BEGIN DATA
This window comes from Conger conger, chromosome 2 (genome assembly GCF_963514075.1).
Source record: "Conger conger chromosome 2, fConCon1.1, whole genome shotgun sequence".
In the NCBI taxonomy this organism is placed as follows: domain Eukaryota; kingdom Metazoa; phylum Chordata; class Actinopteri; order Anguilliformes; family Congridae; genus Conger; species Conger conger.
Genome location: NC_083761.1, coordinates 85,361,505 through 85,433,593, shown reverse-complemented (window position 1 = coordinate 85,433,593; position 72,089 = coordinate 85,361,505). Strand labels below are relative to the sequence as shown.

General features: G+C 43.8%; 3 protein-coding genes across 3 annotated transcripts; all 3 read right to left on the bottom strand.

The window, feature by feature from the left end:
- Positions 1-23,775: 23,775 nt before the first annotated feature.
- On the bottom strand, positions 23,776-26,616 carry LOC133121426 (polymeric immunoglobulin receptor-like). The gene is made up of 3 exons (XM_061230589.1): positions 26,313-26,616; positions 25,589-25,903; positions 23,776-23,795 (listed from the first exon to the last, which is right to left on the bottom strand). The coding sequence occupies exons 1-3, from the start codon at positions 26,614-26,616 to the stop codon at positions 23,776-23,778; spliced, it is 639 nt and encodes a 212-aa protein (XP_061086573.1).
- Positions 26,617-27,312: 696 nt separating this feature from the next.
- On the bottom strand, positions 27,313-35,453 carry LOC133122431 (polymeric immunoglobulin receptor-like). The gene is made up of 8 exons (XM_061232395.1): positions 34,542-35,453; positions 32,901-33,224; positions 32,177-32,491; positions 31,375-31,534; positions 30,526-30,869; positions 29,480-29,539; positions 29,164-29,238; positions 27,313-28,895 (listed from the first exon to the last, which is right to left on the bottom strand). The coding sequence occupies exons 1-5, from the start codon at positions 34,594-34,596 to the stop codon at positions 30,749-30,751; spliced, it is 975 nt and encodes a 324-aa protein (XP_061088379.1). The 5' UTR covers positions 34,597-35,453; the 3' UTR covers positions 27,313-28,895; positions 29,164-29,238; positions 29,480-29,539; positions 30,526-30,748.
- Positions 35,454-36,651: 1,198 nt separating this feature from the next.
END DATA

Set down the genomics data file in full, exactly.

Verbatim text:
This window comes from Conger conger, chromosome 2 (genome assembly GCF_963514075.1).
Source record: "Conger conger chromosome 2, fConCon1.1, whole genome shotgun sequence".
In the NCBI taxonomy this organism is placed as follows: domain Eukaryota; kingdom Metazoa; phylum Chordata; class Actinopteri; order Anguilliformes; family Congridae; genus Conger; species Conger conger.
Genome location: NC_083761.1, coordinates 85,361,505 through 85,433,593, shown reverse-complemented (window position 1 = coordinate 85,433,593; position 72,089 = coordinate 85,361,505). Strand labels below are relative to the sequence as shown.

General features: G+C 43.8%; 3 protein-coding genes across 3 annotated transcripts; all 3 read right to left on the bottom strand.

The window, feature by feature from the left end:
- Positions 1-23,775: 23,775 nt before the first annotated feature.
- On the bottom strand, positions 23,776-26,616 carry LOC133121426 (polymeric immunoglobulin receptor-like). The gene is made up of 3 exons (XM_061230589.1): positions 26,313-26,616; positions 25,589-25,903; positions 23,776-23,795 (listed from the first exon to the last, which is right to left on the bottom strand). The coding sequence occupies exons 1-3, from the start codon at positions 26,614-26,616 to the stop codon at positions 23,776-23,778; spliced, it is 639 nt and encodes a 212-aa protein (XP_061086573.1).
- Positions 26,617-27,312: 696 nt separating this feature from the next.
- On the bottom strand, positions 27,313-35,453 carry LOC133122431 (polymeric immunoglobulin receptor-like). The gene is made up of 8 exons (XM_061232395.1): positions 34,542-35,453; positions 32,901-33,224; positions 32,177-32,491; positions 31,375-31,534; positions 30,526-30,869; positions 29,480-29,539; positions 29,164-29,238; positions 27,313-28,895 (listed from the first exon to the last, which is right to left on the bottom strand). The coding sequence occupies exons 1-5, from the start codon at positions 34,594-34,596 to the stop codon at positions 30,749-30,751; spliced, it is 975 nt and encodes a 324-aa protein (XP_061088379.1). The 5' UTR covers positions 34,597-35,453; the 3' UTR covers positions 27,313-28,895; positions 29,164-29,238; positions 29,480-29,539; positions 30,526-30,748.
- Positions 35,454-36,651: 1,198 nt separating this feature from the next.